w. end ave. e-journal - Literary Criticism - Foreign Affairs

w. end ave.: an e-journal of culture and politics  

The first two essays in this issue are assessments of the extent to which the Bernard Madoff matter is incorrectly understood as a matter of betrayal, the first essay dealing with the Judeo-Christian concept of betrayal, and the second essay dealing with The Merchant of Venice as providing an understanding of how usury works.

The third essay is an appraisal by David Zucker of the work of John Updike, as that might be stated through the voice of Henry Beck, one of Updike's principal characters.


The purpose of this e-journal is to use in tandem the techniques of literary criticism and social structural analysis to illuminate American politics and the various institutions in American society and sometimes matters more global, like religion or war, by turning an eye on the events and objects and performances that are considered art and entertainment, those defined broadly enough to include whatever is covered in newspapers and other media. Another concern is to pick up the texture of social life, both in the United States and in general, through the analysis of those events, objects and performances that are to be found in everyday life.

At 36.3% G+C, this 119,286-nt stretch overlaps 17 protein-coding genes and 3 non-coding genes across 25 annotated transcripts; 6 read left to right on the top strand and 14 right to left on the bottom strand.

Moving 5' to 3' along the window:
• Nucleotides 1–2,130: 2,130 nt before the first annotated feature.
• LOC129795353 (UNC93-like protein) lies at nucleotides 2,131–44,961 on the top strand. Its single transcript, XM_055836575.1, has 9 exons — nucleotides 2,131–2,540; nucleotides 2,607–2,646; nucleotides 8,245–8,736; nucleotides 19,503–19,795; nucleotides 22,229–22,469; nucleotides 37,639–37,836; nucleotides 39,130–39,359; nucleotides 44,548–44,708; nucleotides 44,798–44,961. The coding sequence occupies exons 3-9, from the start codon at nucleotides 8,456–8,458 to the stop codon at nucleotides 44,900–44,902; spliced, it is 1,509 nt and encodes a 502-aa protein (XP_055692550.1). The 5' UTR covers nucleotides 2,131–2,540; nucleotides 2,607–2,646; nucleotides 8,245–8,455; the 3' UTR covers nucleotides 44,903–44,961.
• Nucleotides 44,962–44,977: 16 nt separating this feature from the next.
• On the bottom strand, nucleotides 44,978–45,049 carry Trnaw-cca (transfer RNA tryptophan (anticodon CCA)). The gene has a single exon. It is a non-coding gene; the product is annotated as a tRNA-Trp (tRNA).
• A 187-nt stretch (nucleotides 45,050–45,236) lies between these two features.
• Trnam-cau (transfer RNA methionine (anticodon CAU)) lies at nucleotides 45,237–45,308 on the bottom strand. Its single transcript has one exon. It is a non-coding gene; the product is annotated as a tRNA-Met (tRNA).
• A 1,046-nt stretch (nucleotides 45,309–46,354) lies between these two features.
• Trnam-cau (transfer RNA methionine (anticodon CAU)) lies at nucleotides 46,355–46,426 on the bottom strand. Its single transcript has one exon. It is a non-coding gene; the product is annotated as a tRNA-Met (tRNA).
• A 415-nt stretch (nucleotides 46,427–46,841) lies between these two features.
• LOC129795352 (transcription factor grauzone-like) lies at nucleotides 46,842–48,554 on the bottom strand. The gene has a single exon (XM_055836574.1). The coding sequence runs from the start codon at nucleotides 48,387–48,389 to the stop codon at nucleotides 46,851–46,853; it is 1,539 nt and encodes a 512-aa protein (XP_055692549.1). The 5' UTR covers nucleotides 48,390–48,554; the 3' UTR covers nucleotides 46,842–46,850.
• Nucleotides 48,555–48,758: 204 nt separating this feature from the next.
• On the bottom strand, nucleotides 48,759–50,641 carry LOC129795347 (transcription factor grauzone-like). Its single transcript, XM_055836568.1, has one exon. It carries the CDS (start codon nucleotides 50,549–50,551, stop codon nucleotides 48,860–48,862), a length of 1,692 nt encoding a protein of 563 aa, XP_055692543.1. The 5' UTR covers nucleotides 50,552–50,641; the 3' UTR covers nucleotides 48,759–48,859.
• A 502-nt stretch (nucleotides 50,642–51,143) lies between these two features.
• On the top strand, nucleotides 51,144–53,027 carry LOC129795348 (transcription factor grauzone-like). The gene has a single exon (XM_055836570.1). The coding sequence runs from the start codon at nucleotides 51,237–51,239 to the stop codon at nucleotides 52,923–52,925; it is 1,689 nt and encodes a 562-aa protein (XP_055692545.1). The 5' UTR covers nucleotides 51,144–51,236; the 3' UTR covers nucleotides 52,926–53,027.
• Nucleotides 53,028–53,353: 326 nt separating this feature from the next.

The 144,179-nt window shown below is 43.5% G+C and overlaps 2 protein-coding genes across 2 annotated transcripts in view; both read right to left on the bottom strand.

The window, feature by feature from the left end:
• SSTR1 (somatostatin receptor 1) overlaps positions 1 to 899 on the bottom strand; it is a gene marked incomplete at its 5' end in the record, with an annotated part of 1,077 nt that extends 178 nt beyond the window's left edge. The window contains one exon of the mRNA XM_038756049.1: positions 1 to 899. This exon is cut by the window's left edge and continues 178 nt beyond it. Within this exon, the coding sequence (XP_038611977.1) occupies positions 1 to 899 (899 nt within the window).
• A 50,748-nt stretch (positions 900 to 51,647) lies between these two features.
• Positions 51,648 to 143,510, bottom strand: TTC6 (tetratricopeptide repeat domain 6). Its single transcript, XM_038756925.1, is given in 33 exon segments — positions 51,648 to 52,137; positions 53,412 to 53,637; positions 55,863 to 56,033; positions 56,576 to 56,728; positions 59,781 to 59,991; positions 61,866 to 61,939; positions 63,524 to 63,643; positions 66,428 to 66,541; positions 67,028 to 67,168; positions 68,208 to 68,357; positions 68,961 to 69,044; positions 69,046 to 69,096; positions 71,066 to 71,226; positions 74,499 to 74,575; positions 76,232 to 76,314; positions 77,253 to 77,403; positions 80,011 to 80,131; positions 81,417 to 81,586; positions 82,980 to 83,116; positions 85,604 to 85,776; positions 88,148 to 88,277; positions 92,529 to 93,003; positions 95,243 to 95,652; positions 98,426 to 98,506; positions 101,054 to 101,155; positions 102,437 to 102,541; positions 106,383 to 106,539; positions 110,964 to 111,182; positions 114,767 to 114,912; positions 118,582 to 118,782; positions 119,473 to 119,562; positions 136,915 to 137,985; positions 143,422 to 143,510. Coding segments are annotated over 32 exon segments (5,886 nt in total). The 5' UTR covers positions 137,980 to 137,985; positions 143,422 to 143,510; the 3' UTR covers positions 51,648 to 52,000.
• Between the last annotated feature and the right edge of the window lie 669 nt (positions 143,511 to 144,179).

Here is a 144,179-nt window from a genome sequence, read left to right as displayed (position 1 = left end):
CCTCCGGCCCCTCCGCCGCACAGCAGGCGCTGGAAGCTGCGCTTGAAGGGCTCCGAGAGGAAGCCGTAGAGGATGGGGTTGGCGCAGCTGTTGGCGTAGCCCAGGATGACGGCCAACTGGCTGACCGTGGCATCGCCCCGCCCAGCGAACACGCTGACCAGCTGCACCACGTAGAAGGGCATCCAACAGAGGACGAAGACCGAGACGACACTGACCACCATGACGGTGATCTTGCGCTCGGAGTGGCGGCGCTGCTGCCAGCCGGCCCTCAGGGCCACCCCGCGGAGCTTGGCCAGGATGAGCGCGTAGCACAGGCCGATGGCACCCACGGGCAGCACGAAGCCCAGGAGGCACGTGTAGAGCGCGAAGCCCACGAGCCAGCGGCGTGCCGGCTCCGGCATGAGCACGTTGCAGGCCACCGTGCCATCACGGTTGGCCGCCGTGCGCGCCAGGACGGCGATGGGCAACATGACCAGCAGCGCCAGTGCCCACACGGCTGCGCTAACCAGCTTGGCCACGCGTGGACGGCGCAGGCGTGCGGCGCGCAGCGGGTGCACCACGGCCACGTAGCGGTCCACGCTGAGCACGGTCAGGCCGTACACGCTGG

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Issue No. 38
January 12, 2009


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A new issue of “w. end ave.: an e-journal of culture and politics” is published once every three weeks or so. It is edited, owned, and where not indicated as otherwise, written by Martin Wenglinsky. The rights to all materials published here are copyright © 2008 by Martin Wenglinsky